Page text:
Deciding When to Put on Winter Tires

Tuesday, October 29, 2013 by Colin .

On my way into work last week, I noticed the road crews had put salt down due to some early season ice. Here in South Bend, Indiana, we've also experienced some light flurries. However, I will not be putting on my winter tires until later in November because highs this week are expected to reach the low 60s. If I lived somewhere like Rapid City, South Dakota that has already shoveled out of one storm and is expecting another, I would be driving on snow tires. 

Since tire tread depth is one of the key elements to a winter tire's performance, it is best to maximize their life by only using them when necessary. A winter tire will start to lose quite a bit of its traction once it's worn down to approximately 6/32" of remaining tread depth. Many winter / snow tires have a "snow platform" molded into their tread to show you when it's time to replace them. Also, as a tire wears, it loses its tread design features that provide its biting edges. For example, look at the Bridgestone Blizzak WS70 (photo above) at full tread depth and you will see the grooves and siping that give this tire its traction. Those will gradually disappear as the tire wears.

What makes a tire like the Blizzak so special during the winter months? It features dual tread compounds consisting of outer tread cap and underlying base compounds. When viewed through a microscope, the outer Blizzak Multicell compound resembles the appearance of Swiss cheese because it has millions of uniformly distributed microscopic pores that are constantly being exposed as the tread surface wears. In addition to providing thousands of miniature biting edges, the tire's pores help wick away the thin layer of water that often develops on top of snow packed and icy roads, allowing the biting edges to better adhere to the surface for more traction. The underlying base compound is a standard winter tread compound.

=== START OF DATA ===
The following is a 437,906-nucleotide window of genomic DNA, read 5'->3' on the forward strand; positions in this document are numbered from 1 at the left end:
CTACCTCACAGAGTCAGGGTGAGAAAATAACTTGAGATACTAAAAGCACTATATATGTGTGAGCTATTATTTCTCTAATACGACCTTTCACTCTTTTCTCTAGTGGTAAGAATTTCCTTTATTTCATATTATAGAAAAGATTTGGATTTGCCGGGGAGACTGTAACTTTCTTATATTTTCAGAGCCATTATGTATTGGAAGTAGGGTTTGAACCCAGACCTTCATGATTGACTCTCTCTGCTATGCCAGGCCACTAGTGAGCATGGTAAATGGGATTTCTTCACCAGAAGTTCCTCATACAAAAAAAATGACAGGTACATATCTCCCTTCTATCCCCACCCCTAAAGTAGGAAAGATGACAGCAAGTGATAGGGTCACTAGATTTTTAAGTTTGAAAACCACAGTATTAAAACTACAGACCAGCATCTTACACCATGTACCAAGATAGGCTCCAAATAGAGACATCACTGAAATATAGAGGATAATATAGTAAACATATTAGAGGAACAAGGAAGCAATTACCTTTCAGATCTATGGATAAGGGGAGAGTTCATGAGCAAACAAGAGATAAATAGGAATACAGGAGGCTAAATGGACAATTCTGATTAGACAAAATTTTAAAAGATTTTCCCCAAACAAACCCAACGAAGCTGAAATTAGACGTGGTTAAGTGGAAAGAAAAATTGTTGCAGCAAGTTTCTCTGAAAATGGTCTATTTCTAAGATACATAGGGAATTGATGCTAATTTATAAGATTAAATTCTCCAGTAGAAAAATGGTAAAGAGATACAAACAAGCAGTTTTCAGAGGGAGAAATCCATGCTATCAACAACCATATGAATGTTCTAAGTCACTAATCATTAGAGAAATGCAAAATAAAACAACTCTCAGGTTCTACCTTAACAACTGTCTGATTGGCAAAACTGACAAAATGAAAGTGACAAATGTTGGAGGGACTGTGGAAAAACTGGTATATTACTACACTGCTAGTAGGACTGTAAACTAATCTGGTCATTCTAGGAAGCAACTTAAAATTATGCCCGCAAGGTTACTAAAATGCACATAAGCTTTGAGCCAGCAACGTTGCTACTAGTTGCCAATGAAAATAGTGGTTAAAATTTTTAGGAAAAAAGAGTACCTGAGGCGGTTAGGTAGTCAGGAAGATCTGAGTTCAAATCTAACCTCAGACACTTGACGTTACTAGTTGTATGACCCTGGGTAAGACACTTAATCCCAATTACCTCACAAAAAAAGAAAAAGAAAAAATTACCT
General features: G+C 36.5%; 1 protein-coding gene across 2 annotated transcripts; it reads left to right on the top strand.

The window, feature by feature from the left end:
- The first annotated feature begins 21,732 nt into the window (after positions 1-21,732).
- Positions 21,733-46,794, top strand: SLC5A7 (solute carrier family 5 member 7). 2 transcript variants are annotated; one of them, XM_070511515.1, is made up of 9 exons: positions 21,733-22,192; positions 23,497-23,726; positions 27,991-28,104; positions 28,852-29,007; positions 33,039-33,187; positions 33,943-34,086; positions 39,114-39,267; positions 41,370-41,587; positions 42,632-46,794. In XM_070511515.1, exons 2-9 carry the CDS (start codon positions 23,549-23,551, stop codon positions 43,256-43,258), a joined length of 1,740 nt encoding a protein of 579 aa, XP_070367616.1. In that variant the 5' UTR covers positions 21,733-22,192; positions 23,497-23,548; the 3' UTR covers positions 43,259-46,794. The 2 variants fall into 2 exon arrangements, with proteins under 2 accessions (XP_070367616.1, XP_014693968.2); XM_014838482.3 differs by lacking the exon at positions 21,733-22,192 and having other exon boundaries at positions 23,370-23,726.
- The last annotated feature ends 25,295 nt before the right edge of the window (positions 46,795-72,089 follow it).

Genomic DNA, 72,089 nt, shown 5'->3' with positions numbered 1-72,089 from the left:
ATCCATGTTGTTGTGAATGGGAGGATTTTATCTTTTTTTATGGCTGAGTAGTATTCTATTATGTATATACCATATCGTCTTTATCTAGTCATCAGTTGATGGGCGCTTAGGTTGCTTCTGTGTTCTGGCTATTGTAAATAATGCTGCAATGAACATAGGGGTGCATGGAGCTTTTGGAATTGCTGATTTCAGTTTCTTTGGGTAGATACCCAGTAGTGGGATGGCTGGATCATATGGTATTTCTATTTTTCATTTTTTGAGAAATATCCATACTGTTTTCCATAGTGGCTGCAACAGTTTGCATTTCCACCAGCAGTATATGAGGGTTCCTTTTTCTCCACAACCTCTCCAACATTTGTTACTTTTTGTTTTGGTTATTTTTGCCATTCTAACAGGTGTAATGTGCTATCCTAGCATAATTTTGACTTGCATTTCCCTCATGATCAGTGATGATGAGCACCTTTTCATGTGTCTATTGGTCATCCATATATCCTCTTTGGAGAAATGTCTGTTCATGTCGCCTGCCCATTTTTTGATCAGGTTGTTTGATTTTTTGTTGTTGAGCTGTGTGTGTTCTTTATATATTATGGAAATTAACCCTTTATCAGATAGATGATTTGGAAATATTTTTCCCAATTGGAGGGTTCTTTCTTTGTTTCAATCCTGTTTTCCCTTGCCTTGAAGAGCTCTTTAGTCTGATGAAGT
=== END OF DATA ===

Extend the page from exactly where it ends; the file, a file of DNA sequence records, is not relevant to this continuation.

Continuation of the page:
While there is no exact date for installing your winter / snow tires, factoring in the temperature and first snowfall are good indicators of when it's time. Don't own winter / snow tires? Shop by vehicle and find the set that's right for how and where you drive.

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